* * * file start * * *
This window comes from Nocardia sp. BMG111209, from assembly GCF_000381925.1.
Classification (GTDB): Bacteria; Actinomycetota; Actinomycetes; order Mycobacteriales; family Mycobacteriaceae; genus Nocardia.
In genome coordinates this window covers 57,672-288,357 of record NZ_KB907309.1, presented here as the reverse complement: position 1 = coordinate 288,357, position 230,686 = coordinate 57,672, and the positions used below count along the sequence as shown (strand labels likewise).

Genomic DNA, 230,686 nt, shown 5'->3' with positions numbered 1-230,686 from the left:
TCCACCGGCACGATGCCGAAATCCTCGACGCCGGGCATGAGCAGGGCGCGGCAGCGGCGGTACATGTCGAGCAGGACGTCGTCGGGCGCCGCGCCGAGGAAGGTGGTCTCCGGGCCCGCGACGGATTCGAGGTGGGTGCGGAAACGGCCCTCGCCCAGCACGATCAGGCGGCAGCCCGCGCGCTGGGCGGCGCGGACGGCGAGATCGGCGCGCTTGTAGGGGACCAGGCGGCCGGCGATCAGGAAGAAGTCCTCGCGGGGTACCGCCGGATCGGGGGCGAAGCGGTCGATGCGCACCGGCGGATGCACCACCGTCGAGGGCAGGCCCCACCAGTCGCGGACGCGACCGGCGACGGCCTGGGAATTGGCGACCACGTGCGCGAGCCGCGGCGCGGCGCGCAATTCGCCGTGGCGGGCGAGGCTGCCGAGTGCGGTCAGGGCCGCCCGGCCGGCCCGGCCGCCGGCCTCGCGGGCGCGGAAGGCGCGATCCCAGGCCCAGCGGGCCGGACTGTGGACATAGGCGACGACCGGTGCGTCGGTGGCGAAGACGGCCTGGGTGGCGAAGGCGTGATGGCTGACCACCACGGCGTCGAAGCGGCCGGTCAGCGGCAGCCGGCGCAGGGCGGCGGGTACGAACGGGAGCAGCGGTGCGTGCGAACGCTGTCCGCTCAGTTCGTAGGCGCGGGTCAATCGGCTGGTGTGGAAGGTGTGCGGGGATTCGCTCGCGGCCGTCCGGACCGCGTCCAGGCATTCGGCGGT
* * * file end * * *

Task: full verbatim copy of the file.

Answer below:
This window comes from Nocardia sp. BMG111209, from assembly GCF_000381925.1.
Classification (GTDB): Bacteria; Actinomycetota; Actinomycetes; order Mycobacteriales; family Mycobacteriaceae; genus Nocardia.
In genome coordinates this window covers 57,672-288,357 of record NZ_KB907309.1, presented here as the reverse complement: position 1 = coordinate 288,357, position 230,686 = coordinate 57,672, and the positions used below count along the sequence as shown (strand labels likewise).

Genomic DNA, 230,686 nt, shown 5'->3' with positions numbered 1-230,686 from the left:
TCCACCGGCACGATGCCGAAATCCTCGACGCCGGGCATGAGCAGGGCGCGGCAGCGGCGGTACATGTCGAGCAGGACGTCGTCGGGCGCCGCGCCGAGGAAGGTGGTCTCCGGGCCCGCGACGGATTCGAGGTGGGTGCGGAAACGGCCCTCGCCCAGCACGATCAGGCGGCAGCCCGCGCGCTGGGCGGCGCGGACGGCGAGATCGGCGCGCTTGTAGGGGACCAGGCGGCCGGCGATCAGGAAGAAGTCCTCGCGGGGTACCGCCGGATCGGGGGCGAAGCGGTCGATGCGCACCGGCGGATGCACCACCGTCGAGGGCAGGCCCCACCAGTCGCGGACGCGACCGGCGACGGCCTGGGAATTGGCGACCACGTGCGCGAGCCGCGGCGCGGCGCGCAATTCGCCGTGGCGGGCGAGGCTGCCGAGTGCGGTCAGGGCCGCCCGGCCGGCCCGGCCGCCGGCCTCGCGGGCGCGGAAGGCGCGATCCCAGGCCCAGCGGGCCGGACTGTGGACATAGGCGACGACCGGTGCGTCGGTGGCGAAGACGGCCTGGGTGGCGAAGGCGTGATGGCTGACCACCACGGCGTCGAAGCGGCCGGTCAGCGGCAGCCGGCGCAGGGCGGCGGGTACGAACGGGAGCAGCGGTGCGTGCGAACGCTGTCCGCTCAGTTCGTAGGCGCGGGTCAATCGGCTGGTGTGGAAGGTGTGCGGGGATTCGCTCGCGGCCGTCCGGACCGCGTCCAGGCATTCGGCGGT